30 “Persuasive” Maps That Attempted To Change History

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30 “Persuasive” Maps That Attempted To Change History
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Every map assumes a point of view. Not just in the Mercator vs. equirectangular sense, where, for example, Greenland's girth is famously either greatly exaggerated or diminished, depending on how the globe is stretched and flattened.

There's also the point of view that comes when the inherent authority of a map meets the unavoidable politics of the mapmaker, forging an image that does so much more than just offer directions to the wayward.

Some maps are politicized in subtle ways, such as McArthur’s Universal Corrective Map of the World, an "upside down" map that offers a refreshingly non-Eurocentric view of our globe by highlighting the arbitrary nature of so-called "north-up" maps.

Other maps are baldly — and boldly — political, akin to satirical cartoons made by activist cartographers, using maps to make strong points about a wide variety of controversial topics.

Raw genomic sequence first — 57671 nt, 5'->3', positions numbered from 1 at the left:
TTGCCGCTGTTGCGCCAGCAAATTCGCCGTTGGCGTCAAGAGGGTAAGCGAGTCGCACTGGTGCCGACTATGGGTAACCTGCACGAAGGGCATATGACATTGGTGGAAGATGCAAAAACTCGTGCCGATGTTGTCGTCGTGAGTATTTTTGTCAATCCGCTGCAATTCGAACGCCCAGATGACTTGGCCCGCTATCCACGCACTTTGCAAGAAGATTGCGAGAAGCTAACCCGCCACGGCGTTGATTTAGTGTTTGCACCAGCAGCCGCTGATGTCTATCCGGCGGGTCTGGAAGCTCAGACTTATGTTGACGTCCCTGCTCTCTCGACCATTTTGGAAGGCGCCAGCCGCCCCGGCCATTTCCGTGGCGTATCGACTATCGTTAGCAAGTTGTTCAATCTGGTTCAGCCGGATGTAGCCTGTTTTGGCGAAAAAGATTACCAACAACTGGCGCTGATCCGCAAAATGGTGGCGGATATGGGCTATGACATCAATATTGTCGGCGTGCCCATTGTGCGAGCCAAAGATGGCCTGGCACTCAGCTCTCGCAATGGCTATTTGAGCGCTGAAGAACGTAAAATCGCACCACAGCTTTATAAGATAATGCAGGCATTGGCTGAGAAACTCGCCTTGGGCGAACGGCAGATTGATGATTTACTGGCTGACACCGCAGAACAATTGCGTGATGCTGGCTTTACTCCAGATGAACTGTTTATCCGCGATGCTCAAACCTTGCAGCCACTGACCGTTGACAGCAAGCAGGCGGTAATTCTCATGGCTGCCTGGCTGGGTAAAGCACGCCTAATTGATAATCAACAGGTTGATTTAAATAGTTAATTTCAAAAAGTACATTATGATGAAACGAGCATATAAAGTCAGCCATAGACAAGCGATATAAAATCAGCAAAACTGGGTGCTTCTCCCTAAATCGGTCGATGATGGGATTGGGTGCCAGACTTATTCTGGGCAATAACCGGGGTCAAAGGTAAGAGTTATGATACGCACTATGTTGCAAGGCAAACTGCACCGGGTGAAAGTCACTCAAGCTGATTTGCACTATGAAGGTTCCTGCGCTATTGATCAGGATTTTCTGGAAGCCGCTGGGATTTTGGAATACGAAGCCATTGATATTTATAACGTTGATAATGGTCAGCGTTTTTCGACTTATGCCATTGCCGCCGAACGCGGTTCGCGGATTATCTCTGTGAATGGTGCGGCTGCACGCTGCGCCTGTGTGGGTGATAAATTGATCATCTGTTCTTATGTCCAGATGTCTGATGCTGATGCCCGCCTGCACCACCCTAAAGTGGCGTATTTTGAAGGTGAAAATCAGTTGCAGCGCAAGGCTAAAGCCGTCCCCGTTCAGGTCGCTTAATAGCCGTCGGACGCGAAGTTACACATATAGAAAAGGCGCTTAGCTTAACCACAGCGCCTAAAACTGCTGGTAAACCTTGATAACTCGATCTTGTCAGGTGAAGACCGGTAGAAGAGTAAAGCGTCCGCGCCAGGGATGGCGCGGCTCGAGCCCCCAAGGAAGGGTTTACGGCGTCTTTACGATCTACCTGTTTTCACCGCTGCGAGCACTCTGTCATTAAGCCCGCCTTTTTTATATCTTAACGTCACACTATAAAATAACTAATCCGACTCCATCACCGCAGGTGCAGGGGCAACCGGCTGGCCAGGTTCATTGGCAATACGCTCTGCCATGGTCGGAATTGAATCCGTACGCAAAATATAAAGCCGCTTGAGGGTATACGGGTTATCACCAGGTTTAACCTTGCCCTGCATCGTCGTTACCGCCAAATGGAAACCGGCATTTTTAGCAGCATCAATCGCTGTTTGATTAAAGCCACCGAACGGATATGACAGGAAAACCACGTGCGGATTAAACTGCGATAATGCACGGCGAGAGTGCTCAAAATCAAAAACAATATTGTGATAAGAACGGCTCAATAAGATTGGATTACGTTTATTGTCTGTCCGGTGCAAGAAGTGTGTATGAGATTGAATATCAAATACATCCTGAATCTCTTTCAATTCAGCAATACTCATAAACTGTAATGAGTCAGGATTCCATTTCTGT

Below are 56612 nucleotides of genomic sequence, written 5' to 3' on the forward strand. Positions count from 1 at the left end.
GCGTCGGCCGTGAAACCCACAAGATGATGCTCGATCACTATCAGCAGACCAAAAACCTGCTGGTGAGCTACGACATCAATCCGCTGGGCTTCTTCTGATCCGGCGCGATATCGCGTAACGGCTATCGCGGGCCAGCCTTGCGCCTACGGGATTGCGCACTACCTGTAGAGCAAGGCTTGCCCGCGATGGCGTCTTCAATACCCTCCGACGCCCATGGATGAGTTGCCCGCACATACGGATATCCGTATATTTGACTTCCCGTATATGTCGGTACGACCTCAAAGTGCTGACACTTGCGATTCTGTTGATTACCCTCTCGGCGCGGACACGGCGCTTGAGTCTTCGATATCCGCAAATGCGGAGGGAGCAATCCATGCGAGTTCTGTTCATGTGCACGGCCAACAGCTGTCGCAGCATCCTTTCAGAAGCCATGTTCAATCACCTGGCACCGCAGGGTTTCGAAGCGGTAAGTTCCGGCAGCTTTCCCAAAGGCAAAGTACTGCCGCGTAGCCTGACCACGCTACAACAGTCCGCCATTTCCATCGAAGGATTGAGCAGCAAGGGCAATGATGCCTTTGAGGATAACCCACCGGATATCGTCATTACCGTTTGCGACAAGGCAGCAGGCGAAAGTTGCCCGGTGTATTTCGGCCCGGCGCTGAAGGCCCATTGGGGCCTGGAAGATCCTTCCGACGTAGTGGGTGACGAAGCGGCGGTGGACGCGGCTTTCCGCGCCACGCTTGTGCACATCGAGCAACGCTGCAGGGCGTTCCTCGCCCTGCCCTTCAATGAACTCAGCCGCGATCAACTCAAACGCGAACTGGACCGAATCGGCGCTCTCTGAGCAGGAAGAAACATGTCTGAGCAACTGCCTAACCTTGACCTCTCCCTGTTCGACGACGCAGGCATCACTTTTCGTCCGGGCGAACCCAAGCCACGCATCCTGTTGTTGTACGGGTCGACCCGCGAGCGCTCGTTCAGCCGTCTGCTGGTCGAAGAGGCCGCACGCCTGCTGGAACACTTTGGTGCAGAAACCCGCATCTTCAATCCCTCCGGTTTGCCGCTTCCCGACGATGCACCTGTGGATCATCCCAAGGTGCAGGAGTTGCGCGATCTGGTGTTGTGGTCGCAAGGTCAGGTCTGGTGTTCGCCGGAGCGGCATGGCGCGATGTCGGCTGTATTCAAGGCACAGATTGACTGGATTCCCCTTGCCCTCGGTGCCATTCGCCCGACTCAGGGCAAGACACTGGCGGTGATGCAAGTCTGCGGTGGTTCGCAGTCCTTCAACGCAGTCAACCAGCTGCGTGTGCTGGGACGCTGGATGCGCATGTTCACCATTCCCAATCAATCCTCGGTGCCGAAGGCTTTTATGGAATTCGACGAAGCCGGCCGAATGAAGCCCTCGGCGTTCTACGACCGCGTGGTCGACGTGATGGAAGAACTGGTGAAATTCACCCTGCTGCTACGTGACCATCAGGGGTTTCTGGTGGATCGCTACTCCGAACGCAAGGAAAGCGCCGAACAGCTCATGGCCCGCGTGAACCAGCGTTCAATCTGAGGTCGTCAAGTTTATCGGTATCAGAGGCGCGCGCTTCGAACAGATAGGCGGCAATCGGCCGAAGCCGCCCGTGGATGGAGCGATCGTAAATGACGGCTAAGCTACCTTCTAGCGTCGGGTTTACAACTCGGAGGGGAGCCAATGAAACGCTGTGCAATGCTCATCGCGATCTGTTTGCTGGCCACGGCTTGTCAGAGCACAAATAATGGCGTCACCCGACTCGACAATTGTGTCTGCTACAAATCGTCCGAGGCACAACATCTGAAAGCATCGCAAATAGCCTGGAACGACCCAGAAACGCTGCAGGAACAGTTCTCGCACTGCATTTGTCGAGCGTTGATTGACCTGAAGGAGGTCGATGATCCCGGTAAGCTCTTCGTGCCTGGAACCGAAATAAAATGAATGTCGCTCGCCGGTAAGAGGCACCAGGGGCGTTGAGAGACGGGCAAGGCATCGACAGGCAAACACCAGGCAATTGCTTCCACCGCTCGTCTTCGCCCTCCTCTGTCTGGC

In 2014, lawyer and amateur map historian Paul "P.J." Mode donated more than 700 of these so-called "persuasive" maps to Cornell University, the boldest of which are compiled in the gallery above.

This collection of so-called "persuasive cartography" features maps that seek to draw attention to the size of underestimated nations, the breadth of student strikes, the scope of U.S. salt production, the support for women's suffrage, and much more.

Many were made in wartime and used to illustrate, even to the illiterate, the reach of the enemy or the prowess of the mapmaker's native land.

But this isn't just a collection of "propaganda," a term Mode finds pejorative, implying inaccuracy or corruption.

"I collect both -- there are some pieces that are persuasive because they are completely accurate and that marshal facts in a way that is very powerful,” he told National Geographic. "There’s a great quote from a colonel on World War II: 'Propaganda is what the other side does. What we do is communication.'"


Like cartography? Check out 25 maps that make sense of the world we live in. Still curious? Try a gallery of maps that explain America better than any textbook.

Kellen Perry
Kellen Perry writes about television, history, music, art, video games, and food for ATI, Grunge, Ranker, Ranker Insights, and anyone else that will have him.
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